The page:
Two poems by Chaya Bhuvaneswar

Good Fences Make Good Neighbors

The ripeness of her white breasts always captivated my father, who called her “Mrs.,”
tipping an invisible top-hat, letting her husband glare at him.
Her husband was the crazy one, much older, wizened man in a ski-cap. A bookkeeper,
Maybe a lawyer, wearer of suits under large shabby coat under that wool cap of a
Mugger, of a miscreant, a homeless man, a bum, and all the other names my father said.
The “Mr.” could be found some nights, or in the middle of the night, bending to pick up
trash, believing that by cleaning up white and dark pieces of paper trash on the street,
He was behaving in a classy way, and could be worthy of “Mrs.”
My father and the poor man’s wife exchanged glances.
My mother, leaning from our door, shouted to “Mr.,” Thank you
very much For cleaning up.

 

 

Dre

How easy it could be, to destroy the body:

This is what I said to you. I was sitting at your feet,

Nervous that my hair wasn’t touchable enough.

Letting a movie about Latin American prisoners play on, while others watched.

It hurt me physically that you brought a girl to the party.

It was 1995, Clinton era. We had no thought of bleak days ever surfacing.

Trying to make TV “something we could look back on doing, at Oxford”

Almost succeeding, because of how afraid I was of you.

I was a virgin, still, at 24.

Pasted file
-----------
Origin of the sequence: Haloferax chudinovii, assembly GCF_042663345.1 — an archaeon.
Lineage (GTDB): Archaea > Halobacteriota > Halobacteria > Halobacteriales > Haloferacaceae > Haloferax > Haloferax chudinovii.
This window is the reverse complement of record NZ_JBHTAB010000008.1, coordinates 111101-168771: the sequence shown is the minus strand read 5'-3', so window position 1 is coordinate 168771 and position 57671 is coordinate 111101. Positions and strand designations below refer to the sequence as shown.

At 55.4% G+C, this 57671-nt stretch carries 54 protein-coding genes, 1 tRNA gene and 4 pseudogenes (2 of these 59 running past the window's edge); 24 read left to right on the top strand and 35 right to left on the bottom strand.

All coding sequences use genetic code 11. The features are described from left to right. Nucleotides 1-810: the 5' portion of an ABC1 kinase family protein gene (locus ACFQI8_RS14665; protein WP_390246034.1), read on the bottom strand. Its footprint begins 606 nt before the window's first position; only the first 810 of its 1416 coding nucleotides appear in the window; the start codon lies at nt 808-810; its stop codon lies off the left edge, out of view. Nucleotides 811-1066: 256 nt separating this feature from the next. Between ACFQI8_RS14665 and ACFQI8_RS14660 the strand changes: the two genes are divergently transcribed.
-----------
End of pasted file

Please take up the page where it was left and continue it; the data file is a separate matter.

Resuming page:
Convinced I’d be destroyed if anyone touched me.

How bitter that you didn’t give me time to stop being afraid.

But then the worst of it: going to your room all made-up, ready to declare myself ready, then seeing the sheets on your bed whipped up, tussled, and you saying:

I’m expecting someone, actually. You mind?

How this led to me punching you that hard in the shoulder, in public, I can’t say.

I’d almost forgotten—but later we laughed about it, didn’t we?

When that girl disappeared, and we tried going on a “date” as it was called, but really it was
therapy,

Your teaching me that it was alright to let you near

All right for us to dress for each other,

All right for me to lean into you a little bit,

All right for us to think about a film about Algerians in Paris, commenting on violence,

And then all right to go out for ice cream, sitting close enough so our legs touched.

When you said, making me afraid again, but able finally, finally, to really look at you:

Listen—I won’t be ready for something like this until I’m at least 35.

 

 
Chaya Bhuvaneswar has appeared in The Awl, Narrative Magazine, and elsewhere.

 

 

(Front page image via)



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